Code:
    const int EPSILON = 0.000001; /* a small number. error threshold */
    ...
    if (num < (0.6-EPSILON)) {
    ...
    }

    It is indeed redundant, and I doubt it is actually what fixes your problem.

    Nothing wrong with the compiler. Free software does not have to be inferior to commercial software. The compiler that Dev-C++ uses, GCC, is a state of art compiler, not any worse than commercial compilers.
    Thats right, but I thought the "cin >> setprecision(2)" would take care of that? I need to look at my first message and see if I forgot to include that for the 'cin' statement.

    I'm going to dink around with your suggestion and see what I can make happen.

    thank you!


    Thanks!

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    Good article.

    Quote Originally Posted by Daved View Post
    >> I hope that helps. <<
    It shouldn't be too hard to give the exact input that isn't working for you, the exact output you get, and the exact output you expect.

    >> So, sometimes I enter 1.6 and it says it's ok, sometimes it says it's bad. (or 12.6 or 20.6 or 2.6, doesn't matter..) <<
    If you're testing exactly against something with a .6, then your problem is likely what cyberfish stated. See http://www.parashift.com/c++-faq-lit...html#faq-29.16 and 29.17 for more information.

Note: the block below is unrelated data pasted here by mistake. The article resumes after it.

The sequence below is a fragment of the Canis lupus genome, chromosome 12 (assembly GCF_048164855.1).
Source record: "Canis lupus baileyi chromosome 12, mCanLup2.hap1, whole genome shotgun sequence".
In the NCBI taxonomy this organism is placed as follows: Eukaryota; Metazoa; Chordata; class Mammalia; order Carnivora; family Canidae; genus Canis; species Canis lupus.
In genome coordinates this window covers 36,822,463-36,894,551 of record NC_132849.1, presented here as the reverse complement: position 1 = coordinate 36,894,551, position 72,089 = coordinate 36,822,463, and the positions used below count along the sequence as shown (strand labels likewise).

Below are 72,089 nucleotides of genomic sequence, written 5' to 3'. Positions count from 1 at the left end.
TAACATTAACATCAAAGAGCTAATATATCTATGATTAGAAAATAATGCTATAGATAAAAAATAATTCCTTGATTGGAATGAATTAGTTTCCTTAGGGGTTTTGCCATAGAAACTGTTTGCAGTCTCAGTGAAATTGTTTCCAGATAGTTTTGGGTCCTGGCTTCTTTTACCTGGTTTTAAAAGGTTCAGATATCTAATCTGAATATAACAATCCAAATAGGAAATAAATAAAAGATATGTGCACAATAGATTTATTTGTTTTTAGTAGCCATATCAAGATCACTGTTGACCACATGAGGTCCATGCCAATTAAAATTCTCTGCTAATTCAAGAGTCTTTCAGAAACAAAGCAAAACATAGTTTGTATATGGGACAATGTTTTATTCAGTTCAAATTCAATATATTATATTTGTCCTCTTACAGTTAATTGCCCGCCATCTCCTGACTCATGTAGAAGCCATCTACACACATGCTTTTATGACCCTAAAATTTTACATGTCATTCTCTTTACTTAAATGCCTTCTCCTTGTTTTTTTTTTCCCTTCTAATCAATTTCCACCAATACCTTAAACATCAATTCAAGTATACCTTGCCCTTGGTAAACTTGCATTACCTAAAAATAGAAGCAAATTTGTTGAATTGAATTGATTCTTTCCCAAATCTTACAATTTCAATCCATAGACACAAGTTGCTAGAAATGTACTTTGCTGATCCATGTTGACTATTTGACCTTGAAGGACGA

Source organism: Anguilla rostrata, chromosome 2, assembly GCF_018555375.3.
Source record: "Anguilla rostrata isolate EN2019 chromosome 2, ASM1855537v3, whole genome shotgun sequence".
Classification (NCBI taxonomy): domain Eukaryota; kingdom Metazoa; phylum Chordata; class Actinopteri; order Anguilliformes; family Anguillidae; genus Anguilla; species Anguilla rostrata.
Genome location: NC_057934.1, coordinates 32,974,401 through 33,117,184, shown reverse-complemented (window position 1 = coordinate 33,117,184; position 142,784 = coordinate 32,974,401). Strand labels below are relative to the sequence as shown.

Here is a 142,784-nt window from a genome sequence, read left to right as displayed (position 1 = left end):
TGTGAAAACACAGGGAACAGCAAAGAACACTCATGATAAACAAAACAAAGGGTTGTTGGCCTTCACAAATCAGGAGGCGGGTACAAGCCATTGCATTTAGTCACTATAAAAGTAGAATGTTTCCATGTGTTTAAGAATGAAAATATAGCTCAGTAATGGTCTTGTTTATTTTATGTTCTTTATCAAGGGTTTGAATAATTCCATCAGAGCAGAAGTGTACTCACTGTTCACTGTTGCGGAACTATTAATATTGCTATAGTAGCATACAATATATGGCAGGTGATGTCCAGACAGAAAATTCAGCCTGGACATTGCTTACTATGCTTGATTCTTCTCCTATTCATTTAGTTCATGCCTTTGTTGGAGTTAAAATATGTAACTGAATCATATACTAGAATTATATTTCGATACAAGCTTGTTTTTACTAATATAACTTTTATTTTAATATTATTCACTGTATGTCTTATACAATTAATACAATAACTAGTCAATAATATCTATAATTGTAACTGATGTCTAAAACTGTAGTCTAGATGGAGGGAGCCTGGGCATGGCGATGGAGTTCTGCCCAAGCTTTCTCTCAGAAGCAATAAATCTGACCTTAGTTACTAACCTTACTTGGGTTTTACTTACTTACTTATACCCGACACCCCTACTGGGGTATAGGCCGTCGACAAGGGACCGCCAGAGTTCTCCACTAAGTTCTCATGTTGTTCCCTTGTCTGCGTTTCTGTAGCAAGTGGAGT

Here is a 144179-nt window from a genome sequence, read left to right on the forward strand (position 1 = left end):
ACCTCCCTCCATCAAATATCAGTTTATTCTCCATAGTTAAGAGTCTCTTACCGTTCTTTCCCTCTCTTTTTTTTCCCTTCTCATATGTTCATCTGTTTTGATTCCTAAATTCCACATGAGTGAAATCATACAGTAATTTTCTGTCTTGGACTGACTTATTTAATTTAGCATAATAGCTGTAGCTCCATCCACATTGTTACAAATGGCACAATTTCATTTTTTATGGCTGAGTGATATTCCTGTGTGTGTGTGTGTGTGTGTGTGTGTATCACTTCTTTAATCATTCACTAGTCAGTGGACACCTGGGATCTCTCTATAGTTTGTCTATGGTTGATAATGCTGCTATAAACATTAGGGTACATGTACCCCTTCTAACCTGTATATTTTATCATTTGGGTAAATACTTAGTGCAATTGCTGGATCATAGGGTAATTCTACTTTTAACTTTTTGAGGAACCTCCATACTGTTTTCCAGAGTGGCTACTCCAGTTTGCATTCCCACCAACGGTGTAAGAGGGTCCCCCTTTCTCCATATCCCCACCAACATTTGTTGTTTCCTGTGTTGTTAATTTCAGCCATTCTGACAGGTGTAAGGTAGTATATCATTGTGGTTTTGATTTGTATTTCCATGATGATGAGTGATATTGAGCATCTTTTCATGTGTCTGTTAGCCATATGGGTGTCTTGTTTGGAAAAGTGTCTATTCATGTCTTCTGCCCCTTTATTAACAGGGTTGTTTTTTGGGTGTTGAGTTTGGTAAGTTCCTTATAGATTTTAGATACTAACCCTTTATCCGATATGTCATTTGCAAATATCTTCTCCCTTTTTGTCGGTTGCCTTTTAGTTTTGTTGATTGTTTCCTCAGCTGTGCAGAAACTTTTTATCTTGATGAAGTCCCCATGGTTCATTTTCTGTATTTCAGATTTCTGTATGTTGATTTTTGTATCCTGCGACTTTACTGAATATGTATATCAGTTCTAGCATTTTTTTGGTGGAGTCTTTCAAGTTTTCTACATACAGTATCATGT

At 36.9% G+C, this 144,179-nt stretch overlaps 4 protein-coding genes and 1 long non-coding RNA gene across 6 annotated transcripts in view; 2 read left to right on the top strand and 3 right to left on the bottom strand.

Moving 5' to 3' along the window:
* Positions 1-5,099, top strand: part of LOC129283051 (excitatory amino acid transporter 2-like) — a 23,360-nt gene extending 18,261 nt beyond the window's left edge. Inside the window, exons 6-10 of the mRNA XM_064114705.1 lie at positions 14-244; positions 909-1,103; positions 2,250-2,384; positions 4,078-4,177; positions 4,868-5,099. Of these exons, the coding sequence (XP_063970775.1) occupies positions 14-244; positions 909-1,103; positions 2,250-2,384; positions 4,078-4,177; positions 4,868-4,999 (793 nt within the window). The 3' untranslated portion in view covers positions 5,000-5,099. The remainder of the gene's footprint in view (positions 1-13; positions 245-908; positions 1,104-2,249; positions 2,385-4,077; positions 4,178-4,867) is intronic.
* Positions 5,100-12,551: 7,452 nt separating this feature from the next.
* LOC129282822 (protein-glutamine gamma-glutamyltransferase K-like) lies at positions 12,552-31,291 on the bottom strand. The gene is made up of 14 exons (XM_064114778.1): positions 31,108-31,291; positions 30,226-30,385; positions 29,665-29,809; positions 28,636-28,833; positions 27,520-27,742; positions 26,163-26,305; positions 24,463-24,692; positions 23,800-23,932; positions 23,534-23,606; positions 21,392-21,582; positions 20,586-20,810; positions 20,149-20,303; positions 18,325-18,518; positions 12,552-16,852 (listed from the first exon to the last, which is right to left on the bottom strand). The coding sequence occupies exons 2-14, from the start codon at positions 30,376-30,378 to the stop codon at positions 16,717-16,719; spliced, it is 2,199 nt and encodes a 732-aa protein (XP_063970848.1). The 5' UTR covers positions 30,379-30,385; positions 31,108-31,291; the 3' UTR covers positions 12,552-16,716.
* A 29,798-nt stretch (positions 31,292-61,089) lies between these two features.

Well, I'm sure when I get past chapter 4 of my book, it'll talk more about floats. It has mentioned that you cannot use == to compare floating point numbers or doubles, and a few other things, but nothing real complicated yet.

    Anyways, thats a good article, and definatly something to keep in memory.

    thanks.

  14. #14
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    IMHO, it is wrong to be reading a time into a double in this way. It isn't stored in any useful way. You can't add 0.30 to advance by half an hour properly, for example. It should be read in as two seperate integers instead, using a colon to seperate the hours and minutes, which is more logical anyway.
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  15. #15
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    Quote Originally Posted by Zzaacchh View Post
    for some reason, this doesn't work, and I can't figure out why.

    I'm probaby missing something easy, but here it is.. this is only part of the code I am testing, because it passes every time no matter what I put it..

    Code:
    #include <cstdlib>
    #include <iostream>
    #include <iomanip>
    
    using namespace std;
    
    int main(int argc, char *argv[])
    {
     		double minutes, total, rate, num, num2;
    		cout << "Enter time call was started in HH.MM format\n\n\n";
    		cout << "Example: 07.51 is 7:51 \n\n";
    		cout << "Time: ";
    		
    		cin >> fixed >> setprecision(2) >> showpoint;
    		cin >> num;
    		cout << fixed << setprecision(2) << showpoint;
    		num2 = num - static_cast<int>(num); //should give the fractional part
    		cout << endl;
    		cout << num2;
    		cout << endl;
    		if (num2 < 0.6)
    	  	 cout << "\nok, this worked.\n";
      	else
    	  		cout << "ok, this didn't work.\n";

    thanks for any advice.
    im no pro but you missed the { } on your if and else try this

    Code:
    if (num2 < 0.6){
    	  	 cout << "\nok, this worked.\n";
    }
      	else {
    	  		cout << "ok, this didn't work.\n";
    }
    hope it helps